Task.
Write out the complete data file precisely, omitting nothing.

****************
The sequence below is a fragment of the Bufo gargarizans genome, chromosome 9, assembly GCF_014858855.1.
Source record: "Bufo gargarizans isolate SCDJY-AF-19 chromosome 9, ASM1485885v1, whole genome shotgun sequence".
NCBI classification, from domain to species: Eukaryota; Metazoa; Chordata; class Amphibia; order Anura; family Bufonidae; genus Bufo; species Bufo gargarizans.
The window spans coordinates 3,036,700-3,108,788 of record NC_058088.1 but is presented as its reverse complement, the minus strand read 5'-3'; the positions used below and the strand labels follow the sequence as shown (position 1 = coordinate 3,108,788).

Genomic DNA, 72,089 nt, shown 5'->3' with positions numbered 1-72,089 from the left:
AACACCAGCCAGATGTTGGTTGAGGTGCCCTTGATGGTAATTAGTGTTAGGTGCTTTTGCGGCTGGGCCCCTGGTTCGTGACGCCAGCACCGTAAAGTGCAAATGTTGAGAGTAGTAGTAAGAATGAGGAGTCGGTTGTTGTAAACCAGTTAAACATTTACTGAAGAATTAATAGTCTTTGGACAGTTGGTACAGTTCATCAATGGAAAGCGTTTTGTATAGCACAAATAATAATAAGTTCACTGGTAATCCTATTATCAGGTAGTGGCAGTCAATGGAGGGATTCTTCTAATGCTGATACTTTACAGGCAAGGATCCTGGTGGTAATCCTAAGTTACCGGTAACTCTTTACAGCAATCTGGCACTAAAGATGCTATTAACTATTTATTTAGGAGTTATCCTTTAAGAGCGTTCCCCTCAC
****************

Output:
The sequence below is a fragment of the Bufo gargarizans genome, chromosome 9, assembly GCF_014858855.1.
Source record: "Bufo gargarizans isolate SCDJY-AF-19 chromosome 9, ASM1485885v1, whole genome shotgun sequence".
NCBI classification, from domain to species: Eukaryota; Metazoa; Chordata; class Amphibia; order Anura; family Bufonidae; genus Bufo; species Bufo gargarizans.
The window spans coordinates 3,036,700-3,108,788 of record NC_058088.1 but is presented as its reverse complement, the minus strand read 5'-3'; the positions used below and the strand labels follow the sequence as shown (position 1 = coordinate 3,108,788).

Genomic DNA, 72,089 nt, shown 5'->3' with positions numbered 1-72,089 from the left:
AACACCAGCCAGATGTTGGTTGAGGTGCCCTTGATGGTAATTAGTGTTAGGTGCTTTTGCGGCTGGGCCCCTGGTTCGTGACGCCAGCACCGTAAAGTGCAAATGTTGAGAGTAGTAGTAAGAATGAGGAGTCGGTTGTTGTAAACCAGTTAAACATTTACTGAAGAATTAATAGTCTTTGGACAGTTGGTACAGTTCATCAATGGAAAGCGTTTTGTATAGCACAAATAATAATAAGTTCACTGGTAATCCTATTATCAGGTAGTGGCAGTCAATGGAGGGATTCTTCTAATGCTGATACTTTACAGGCAAGGATCCTGGTGGTAATCCTAAGTTACCGGTAACTCTTTACAGCAATCTGGCACTAAAGATGCTATTAACTATTTATTTAGGAGTTATCCTTTAAGAGCGTTCCCCTCAC